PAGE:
Colombian Copal is rather young compared with amber from the Baltic or from the Dominican Republic. But, it is a fact that the most fossiliferous “amber” originates in Colombia, albeit it has become fairly widespread that all fossil resin from Colombia is called copal.
Fact is, we have no dates or specific geological information on Colombian copal or Colombian amber. Because of it’s color and hardness, some scientists believe it may be Pliocene or Pleistocene, probably about 2 to 3 million years old, in some regions even up to 16 million years old, but in others much, much younger (Santander) and may only count with some thousands, or some hundreds of years.
The amber versus copal distinction is lost on many geologists and paleontologists that are aware that scientific data is unavailable to determine the age of fossil resins from this region. But you might find spectacular types and concentrations of inclusions in copal for less money and we can offer you copal that is loaded with fascinating inclusions for only a fraction of what you would pay for equal specimen in “old” amber.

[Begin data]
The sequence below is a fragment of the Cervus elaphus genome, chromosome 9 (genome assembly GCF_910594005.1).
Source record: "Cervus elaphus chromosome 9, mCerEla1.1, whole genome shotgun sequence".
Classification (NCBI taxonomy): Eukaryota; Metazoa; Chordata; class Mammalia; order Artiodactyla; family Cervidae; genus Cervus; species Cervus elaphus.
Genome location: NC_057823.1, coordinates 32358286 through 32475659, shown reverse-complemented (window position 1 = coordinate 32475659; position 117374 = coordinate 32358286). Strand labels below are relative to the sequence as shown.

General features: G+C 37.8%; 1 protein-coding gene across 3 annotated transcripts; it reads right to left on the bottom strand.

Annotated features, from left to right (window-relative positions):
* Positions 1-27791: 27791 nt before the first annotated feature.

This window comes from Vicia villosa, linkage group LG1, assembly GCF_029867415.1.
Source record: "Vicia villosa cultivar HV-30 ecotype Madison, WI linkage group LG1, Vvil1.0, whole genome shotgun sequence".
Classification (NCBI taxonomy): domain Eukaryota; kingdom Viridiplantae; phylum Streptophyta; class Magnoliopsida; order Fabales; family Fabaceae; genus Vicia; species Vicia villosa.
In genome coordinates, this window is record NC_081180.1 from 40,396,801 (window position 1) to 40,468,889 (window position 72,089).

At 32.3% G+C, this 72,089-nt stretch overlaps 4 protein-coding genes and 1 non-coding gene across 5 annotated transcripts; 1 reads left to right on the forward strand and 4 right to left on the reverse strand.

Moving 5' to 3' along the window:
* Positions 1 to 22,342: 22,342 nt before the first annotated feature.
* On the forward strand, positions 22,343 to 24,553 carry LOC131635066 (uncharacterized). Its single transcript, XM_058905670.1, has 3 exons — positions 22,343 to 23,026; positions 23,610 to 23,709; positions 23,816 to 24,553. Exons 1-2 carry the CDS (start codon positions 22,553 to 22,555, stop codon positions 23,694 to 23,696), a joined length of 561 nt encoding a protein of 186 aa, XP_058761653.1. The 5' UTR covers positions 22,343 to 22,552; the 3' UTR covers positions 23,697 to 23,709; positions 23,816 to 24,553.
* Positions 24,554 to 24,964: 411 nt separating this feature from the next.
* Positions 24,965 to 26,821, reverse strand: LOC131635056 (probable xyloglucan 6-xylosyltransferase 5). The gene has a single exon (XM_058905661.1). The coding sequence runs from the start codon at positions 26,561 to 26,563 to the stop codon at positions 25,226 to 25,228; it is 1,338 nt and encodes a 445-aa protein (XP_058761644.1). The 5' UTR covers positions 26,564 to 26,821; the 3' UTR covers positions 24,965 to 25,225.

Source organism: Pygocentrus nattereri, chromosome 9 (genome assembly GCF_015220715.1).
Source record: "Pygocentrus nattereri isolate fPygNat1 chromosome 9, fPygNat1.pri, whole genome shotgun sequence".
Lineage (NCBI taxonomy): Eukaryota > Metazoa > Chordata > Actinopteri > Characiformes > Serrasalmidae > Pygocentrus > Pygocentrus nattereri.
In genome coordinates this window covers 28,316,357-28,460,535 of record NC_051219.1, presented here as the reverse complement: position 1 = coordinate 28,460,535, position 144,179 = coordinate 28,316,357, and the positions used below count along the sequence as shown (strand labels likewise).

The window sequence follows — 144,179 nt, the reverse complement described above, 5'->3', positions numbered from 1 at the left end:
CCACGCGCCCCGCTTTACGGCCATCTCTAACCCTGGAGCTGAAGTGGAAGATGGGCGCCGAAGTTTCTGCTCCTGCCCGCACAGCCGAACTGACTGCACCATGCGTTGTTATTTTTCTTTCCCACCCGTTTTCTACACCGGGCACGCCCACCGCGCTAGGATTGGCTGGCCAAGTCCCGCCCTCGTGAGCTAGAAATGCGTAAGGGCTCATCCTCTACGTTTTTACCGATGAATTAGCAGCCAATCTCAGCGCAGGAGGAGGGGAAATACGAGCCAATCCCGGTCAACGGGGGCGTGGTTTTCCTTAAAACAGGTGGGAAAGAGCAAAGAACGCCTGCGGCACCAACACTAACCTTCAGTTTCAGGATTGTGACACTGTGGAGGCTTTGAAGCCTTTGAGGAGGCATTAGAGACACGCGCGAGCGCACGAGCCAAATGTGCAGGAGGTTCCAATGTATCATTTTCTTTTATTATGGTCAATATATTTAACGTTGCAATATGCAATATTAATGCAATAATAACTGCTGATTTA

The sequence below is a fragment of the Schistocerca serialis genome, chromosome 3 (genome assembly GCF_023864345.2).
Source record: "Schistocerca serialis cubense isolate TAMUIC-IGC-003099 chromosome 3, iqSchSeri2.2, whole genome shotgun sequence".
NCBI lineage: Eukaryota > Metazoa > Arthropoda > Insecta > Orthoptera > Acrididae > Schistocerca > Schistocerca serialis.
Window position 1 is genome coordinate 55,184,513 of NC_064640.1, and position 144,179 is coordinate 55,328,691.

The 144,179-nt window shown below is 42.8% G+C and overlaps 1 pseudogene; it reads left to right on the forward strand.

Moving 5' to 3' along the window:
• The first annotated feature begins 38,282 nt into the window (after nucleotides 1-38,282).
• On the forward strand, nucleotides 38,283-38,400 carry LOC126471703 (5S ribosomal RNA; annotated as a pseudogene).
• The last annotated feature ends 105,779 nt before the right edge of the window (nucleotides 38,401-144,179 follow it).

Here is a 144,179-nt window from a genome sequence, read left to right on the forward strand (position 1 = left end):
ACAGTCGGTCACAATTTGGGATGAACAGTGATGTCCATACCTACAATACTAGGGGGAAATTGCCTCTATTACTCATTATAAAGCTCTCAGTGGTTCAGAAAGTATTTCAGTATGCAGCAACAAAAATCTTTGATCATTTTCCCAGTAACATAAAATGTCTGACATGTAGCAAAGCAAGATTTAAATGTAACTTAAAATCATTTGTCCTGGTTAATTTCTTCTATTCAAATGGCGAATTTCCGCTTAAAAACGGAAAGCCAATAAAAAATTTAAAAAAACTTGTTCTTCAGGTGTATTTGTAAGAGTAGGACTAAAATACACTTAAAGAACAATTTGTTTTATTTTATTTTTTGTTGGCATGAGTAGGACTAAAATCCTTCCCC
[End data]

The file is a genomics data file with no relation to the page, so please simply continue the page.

Dr. Robert E. Woodruff, Emeritus Taxonomist, Florida State Collection of Arthropods writes: “Mankind (depending on the anthropologist’s definition thereof) has been on earth only 3-5 million years. Certainly the Olduvai specimens are fossils (both men & animals) and extremely valuable for study of human evolution. If we assume the Colombian amber is this recent, it still has extremely important value for those studying the fossils. Studies of biodiversity, biogeography, ecology, and evolution, all benefit from the scientific description of these amber fossils.
Age is relative, the old man said, but old is not necessarily better. To call the Colombian material anything other than amber is a misnomer! Logically, we should just call everything “resin”, with qualifying adjectives of origin or geological formation. I doubt that this would be acceptable to most “amber” dealers!”